Bad things.

As I get older, I am more acutely aware that unlike a lot of good things (like friendships or a banana creme pie) which take a little effort and time to come to you, bad things always seem to come quickly and suddenly without warning.

A few weeks ago, shortly after Vince learned to ride his 2-wheeler, we were coming home from church and he was all excited about his new found skill. Laughing and going a little fast, he zoomed down the street. I followed about 10 feet behind on my bike cautioning him to slow down and pay attention.

The street gently slopes downward towards our house and as I watched from behind, I saw him lose his footing on the pedals and then lose control of the handlebars and then run face first into a parked van. He screamed, the van’s alarm started wailing, I abandoned the bikes and carried him home. He was shaken up, but was fine all over. He said his chin hurt, but nothing else. I didn’t even think to check his helmet since it looked like he hit his face mainly, and not his noggin.

Only yesterday I found out that his helmet probably played an important role in him being OK. Whew. Something bad averted. Now he needs a new helmet.


5 thoughts on “Bad things.”

  1. Well, these things always happened. Put protection gears on is a must. After accidents, one has to be watched closely for a long while to make sure that nothing is wrong, especially for the kids and seniors.

    The roads around your house is not a good place to ride bike. It is just to steep at some places and close to the car traffic.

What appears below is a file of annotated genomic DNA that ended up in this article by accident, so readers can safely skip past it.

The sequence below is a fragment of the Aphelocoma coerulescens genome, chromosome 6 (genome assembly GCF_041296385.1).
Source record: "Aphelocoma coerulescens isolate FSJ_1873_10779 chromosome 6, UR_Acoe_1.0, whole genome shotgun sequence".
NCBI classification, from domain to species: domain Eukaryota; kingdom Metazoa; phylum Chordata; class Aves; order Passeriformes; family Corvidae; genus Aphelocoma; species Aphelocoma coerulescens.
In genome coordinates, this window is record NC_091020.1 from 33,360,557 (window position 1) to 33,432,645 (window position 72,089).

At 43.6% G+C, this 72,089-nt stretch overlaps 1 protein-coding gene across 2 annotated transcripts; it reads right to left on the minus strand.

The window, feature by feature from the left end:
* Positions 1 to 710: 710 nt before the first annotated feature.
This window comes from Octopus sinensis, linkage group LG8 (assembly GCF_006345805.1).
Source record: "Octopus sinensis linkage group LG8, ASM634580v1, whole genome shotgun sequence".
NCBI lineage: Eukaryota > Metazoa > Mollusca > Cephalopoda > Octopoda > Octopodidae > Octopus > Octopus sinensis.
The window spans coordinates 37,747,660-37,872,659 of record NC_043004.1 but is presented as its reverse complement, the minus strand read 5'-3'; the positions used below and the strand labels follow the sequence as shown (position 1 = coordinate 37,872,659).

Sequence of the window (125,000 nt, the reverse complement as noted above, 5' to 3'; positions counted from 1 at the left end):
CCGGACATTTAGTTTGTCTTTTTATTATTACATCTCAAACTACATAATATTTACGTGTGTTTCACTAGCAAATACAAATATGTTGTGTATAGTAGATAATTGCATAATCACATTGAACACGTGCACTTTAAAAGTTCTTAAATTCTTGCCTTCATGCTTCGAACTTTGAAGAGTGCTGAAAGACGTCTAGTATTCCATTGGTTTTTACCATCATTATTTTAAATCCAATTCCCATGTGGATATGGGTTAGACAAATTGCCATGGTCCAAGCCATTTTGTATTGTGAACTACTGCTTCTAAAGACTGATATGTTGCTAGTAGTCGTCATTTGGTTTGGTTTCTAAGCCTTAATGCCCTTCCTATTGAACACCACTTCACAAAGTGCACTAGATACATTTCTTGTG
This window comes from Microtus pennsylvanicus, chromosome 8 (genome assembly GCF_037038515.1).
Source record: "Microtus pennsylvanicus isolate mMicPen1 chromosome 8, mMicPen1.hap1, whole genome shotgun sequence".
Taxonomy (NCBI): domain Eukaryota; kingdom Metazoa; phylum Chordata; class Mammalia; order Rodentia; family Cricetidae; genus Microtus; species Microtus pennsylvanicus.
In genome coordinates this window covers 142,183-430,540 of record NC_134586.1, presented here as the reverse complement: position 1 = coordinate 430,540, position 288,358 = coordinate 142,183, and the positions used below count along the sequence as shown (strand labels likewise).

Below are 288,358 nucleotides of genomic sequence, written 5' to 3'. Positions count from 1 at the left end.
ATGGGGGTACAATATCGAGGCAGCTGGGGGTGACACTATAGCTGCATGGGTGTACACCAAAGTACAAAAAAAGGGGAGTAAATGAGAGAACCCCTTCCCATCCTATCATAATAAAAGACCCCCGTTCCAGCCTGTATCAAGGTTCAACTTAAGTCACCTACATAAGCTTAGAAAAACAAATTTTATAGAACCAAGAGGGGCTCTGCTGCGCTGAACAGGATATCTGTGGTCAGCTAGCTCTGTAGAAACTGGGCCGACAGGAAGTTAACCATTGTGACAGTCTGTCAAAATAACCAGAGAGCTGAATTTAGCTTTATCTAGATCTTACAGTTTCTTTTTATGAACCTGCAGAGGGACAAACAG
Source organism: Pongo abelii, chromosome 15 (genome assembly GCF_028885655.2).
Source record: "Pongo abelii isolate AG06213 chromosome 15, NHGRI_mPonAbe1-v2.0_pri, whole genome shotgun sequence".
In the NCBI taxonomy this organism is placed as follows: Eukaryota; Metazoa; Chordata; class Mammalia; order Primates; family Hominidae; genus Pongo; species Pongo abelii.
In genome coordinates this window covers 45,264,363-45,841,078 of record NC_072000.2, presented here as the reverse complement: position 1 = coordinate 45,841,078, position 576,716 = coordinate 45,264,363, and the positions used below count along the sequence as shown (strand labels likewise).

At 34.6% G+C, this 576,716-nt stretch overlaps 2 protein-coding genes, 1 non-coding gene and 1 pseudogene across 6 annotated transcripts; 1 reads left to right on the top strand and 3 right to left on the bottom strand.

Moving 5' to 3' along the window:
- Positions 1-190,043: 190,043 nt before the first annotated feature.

2. So glad Vince is OK. I have to admit, I’m one of those parents -“I never wore a helmet so why do my kids need to” – that picture of the crack in Vince’s helmet is going to cause me to put helmets on my kids – Thanks!!!

  3. I’m glad he’s okay! Especially those teeth. I had a wreck with no helmet and was on a flat road going so slow but hit my head just right and to this day cannot remember anything about the accident after it happened. One minute I was riding and then suddenly hooked onto an elderly man’s side view mirror. The next thing, I’m in an ambulance with people staring down at me and wondering where are my pants. I couldn’t tell them my name my birthdate, soc. sec#. Now I always wear a helmet. Joshua’s helmet saved his cabesa as well. Although he did break his arm. His dad had a wreck and the helmet a very good one, did not cover enough of his head and he required stitches where the chain gear thingy cut just behind and below his ear. They both wear BMX helmets now which provide more coverage.

  4. Bridget – I’m happy that you are going to helmet your kids!

    Sheila – I’m glad you can remember your name now ;P. I think maybe we’ll get the BMX helmet next, it is a cooler look.

    Mom and Dad, I remember that bike accident so clearly… and yet, not so clearly also, well because my head was a little swirly…

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